On Monday night, a group of refugees in the Moria camp on Lesvos started a fire that blazed throughout the night and destroyed most of the camp. A storm hit the island the next morning and finished the job, mixing cinders and gravel into dark sludge. The 4000 people staying in the camp were displaced and most of them, including 100 unaccompanied minors, had to sleep rough that night.
The protest was sparked by a rumour that hundreds were to be sent back to Turkey. According to the UNHCR, more than 94,000 refugees have arrived on Lesvos (population 86,000) so far this year, and more than 38,000 on Chios (population 32,000). The camps on Lesvos and Chios – both EU-designated 'hotspots' – are overcrowded to breaking point. They currently hold more than 7000 people, twice as many as their official maximum capacity.
Last year, the stream of refugees making the cross from Turkey came during a healthy tourist season. But Lesvos had a financially catastrophic summer this year. The locals, who showed a great deal of tolerance and solidarity for the refugees in 2015, are getting nervous. The vast majority still show understanding for the refugees’ predicament, but extreme voices are getting bolder as the situation worsens.
On Chios, where 3500 people are stuck, 2000 of them live in hastily set up tents. Last Wednesday, a protest organised by locals was hijacked by far-right groups, who decided to march on the hotspot. The police intervened and broke the demo up using tear gas. Refugees inside the camp threw rocks at the protesters. A journalist was attacked by a local representative of the Golden Dawn.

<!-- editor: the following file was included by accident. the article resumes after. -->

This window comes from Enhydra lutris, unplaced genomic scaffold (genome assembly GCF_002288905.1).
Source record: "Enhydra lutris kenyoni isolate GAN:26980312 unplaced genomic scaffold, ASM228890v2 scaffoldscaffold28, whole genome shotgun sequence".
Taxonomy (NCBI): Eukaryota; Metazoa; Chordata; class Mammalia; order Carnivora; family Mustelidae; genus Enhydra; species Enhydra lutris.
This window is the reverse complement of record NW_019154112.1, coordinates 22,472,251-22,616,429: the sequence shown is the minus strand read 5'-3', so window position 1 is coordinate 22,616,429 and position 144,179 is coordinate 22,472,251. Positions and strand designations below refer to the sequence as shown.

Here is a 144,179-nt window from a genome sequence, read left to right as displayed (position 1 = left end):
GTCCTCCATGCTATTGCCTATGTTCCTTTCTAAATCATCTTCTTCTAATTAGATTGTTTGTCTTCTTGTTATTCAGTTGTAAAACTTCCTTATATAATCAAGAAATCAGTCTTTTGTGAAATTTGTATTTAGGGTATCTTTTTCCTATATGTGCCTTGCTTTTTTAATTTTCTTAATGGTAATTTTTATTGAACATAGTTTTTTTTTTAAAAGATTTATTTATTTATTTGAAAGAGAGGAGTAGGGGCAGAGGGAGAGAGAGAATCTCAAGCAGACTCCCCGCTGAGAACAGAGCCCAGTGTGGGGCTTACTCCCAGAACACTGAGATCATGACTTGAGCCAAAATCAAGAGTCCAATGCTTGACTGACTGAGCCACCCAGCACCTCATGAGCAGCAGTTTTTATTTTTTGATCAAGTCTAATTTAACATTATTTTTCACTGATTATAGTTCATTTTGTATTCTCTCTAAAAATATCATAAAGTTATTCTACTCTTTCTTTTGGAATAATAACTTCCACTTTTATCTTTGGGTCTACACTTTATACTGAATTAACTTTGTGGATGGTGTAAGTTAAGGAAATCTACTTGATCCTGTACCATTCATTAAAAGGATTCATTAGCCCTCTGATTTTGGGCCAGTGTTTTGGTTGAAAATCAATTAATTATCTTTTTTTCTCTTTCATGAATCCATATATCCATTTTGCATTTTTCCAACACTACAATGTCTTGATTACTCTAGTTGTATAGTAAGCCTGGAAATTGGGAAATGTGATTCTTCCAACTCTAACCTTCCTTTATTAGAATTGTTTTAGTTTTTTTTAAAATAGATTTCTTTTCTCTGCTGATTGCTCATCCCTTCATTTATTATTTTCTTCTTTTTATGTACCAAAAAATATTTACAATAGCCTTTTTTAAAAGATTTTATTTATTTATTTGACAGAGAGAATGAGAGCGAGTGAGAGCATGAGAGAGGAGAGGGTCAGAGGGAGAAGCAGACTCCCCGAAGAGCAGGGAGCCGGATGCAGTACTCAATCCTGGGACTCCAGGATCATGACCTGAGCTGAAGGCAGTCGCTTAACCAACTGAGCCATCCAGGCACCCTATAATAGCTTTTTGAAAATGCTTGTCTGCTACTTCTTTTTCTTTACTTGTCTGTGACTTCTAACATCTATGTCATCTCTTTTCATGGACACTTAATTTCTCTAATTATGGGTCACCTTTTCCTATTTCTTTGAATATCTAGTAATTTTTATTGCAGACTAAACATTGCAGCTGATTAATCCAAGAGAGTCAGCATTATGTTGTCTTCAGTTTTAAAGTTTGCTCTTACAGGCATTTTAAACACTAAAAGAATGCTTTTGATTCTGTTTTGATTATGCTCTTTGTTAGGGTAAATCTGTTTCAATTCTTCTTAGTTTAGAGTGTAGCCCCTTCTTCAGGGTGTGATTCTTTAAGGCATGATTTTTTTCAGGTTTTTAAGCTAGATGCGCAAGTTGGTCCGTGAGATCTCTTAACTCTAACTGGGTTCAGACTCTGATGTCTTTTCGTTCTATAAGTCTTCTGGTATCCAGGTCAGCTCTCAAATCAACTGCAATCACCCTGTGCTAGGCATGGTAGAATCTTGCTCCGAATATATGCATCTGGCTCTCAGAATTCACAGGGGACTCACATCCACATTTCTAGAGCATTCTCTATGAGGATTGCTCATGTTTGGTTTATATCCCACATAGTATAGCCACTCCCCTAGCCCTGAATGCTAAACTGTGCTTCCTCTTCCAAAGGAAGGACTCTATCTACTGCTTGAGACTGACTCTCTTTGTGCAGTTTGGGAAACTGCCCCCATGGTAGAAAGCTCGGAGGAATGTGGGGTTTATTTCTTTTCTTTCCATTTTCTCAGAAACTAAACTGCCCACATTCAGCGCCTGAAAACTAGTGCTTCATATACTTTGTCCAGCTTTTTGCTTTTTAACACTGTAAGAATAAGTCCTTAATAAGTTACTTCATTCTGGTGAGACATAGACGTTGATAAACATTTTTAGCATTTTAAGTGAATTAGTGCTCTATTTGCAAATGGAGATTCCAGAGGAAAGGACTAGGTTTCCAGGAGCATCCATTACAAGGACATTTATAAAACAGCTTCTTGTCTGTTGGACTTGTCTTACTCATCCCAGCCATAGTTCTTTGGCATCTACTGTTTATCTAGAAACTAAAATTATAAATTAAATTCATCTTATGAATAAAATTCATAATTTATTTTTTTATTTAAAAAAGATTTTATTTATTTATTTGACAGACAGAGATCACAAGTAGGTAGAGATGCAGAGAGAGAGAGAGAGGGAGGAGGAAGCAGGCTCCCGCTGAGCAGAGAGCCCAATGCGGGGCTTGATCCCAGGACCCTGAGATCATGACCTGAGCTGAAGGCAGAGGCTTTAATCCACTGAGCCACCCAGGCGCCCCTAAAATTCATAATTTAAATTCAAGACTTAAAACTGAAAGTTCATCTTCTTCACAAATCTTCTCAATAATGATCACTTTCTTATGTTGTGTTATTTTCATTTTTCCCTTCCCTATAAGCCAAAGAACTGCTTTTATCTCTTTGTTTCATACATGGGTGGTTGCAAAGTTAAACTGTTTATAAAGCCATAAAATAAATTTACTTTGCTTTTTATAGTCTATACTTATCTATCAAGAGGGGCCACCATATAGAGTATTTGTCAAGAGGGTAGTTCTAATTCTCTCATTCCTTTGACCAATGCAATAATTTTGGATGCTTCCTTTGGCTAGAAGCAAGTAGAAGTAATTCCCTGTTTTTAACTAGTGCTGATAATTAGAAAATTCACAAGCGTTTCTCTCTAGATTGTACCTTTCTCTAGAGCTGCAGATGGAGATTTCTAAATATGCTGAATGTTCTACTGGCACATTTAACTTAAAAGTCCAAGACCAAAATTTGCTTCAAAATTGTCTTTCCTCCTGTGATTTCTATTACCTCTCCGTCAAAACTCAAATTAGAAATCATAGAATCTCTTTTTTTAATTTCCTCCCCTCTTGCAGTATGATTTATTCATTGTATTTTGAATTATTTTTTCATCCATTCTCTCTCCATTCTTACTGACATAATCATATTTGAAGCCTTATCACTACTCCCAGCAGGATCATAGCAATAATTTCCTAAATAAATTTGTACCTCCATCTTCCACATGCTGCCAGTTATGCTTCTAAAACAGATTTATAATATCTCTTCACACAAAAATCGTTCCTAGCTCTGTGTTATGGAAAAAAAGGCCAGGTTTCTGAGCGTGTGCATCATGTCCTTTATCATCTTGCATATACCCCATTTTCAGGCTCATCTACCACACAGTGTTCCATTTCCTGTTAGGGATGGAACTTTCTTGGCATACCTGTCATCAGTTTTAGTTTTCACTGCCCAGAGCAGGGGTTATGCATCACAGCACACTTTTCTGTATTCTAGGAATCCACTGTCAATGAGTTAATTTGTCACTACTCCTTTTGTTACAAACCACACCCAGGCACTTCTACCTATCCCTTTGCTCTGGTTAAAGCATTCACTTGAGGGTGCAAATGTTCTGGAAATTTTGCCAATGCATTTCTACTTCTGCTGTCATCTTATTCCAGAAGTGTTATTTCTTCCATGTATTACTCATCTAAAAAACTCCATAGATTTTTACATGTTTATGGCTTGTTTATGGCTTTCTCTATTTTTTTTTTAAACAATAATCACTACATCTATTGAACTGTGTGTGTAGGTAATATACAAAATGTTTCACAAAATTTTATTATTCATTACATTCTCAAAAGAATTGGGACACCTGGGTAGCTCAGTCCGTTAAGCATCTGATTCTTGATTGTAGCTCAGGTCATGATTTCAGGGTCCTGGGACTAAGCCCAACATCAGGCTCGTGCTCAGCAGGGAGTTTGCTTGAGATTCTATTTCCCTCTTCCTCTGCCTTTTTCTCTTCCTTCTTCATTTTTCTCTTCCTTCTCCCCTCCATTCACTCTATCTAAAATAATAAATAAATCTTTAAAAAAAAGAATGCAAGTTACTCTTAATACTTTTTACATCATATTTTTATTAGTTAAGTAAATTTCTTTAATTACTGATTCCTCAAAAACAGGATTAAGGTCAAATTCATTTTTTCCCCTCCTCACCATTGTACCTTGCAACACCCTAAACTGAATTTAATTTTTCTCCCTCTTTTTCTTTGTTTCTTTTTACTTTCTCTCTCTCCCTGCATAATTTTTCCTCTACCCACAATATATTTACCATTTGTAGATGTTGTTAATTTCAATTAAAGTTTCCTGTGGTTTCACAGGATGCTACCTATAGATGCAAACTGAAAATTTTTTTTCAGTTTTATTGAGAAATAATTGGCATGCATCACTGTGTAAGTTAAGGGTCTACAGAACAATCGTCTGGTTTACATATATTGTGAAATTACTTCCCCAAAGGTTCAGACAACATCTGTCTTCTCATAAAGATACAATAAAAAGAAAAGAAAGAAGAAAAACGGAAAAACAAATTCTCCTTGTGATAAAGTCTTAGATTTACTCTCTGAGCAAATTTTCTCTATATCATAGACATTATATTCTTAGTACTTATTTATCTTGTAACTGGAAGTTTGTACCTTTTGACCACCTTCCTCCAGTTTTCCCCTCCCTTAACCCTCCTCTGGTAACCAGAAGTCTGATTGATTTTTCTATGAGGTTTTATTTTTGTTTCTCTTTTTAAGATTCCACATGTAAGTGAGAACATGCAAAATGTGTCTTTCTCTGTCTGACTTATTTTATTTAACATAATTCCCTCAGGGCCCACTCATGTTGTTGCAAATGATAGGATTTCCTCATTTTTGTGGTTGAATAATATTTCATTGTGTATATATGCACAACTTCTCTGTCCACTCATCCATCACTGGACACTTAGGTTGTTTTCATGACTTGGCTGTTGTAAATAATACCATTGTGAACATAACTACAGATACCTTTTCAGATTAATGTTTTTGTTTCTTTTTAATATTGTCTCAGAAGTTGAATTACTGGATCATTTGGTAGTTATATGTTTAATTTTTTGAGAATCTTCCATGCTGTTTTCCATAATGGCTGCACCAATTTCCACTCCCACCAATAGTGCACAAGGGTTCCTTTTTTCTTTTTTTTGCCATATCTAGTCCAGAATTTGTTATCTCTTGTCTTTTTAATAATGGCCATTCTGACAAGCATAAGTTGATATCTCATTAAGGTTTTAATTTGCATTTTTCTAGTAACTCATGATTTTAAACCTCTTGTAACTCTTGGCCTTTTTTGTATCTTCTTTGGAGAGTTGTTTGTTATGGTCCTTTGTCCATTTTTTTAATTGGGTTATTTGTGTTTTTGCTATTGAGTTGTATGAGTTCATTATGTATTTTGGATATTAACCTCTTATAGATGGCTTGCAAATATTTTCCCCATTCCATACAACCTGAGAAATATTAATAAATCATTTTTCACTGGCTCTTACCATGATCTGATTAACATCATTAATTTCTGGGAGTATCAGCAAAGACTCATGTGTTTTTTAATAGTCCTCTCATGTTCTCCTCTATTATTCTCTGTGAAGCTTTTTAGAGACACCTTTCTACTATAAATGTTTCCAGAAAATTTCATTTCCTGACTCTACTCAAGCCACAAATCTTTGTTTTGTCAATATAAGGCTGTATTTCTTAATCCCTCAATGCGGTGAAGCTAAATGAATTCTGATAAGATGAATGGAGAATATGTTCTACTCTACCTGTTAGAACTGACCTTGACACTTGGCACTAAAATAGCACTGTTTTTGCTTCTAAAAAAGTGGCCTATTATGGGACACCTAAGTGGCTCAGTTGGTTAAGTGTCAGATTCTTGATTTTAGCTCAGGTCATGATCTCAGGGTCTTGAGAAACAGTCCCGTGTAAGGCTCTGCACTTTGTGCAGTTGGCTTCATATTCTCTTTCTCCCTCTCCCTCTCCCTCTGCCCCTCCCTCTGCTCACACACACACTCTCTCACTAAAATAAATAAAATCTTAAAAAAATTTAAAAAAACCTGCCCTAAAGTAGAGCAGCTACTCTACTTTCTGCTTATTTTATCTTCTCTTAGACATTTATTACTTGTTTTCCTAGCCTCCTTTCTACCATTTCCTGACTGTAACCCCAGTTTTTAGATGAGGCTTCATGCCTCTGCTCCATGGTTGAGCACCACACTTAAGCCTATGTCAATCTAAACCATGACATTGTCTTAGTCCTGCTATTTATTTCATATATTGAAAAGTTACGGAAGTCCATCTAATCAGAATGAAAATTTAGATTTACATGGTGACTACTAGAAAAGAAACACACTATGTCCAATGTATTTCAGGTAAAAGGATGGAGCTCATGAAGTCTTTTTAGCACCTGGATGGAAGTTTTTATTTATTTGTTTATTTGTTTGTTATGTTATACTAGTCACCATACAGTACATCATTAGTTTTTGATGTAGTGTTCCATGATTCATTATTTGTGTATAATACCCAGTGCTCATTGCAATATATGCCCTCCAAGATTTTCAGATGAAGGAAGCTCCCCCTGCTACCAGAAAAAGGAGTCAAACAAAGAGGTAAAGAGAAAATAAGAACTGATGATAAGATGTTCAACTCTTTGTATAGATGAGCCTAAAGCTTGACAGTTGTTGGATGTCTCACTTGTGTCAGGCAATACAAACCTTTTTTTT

A reporter who tried to approach the Moria camp on the night of the fire witnessed an attack on four women who had escaped the blaze. In a post on Facebook, she describes a 70-year-old local man shouting ‘These whores need to go!’ before attacking her too.
Things are desperate. Through a combination of cumbersome bureaucracy, denial and ineffective disbursement of funds to the Greek state and NGOs (whose handling of the situation has been far from exemplary), Europe has left the refugees, and the local inhabitants of the islands, to rot.
As Jeremy Harding reported yesterday, only around 500 refugees have been sent back to Turkey under a deal agreed between Ankara and Brussels last year. Of the 160,000 people who were supposed to be relocated from Greece and Italy to other European countries, fewer than 6000 have been so far. The refugees from Moria will be housed on a passenger ferry while the camp is being repaired. Greece is being asked to create permanent structures with decent living conditions for refugees, while pretending that they are temporary.
Other facilities across the country are in better shape. But they are hosting people who don’t want to be there. Drugs have made an appearance in some areas, violence is endemic (there have even been murders inside the camps), children are prostituting themselves to survive, and anger is growing.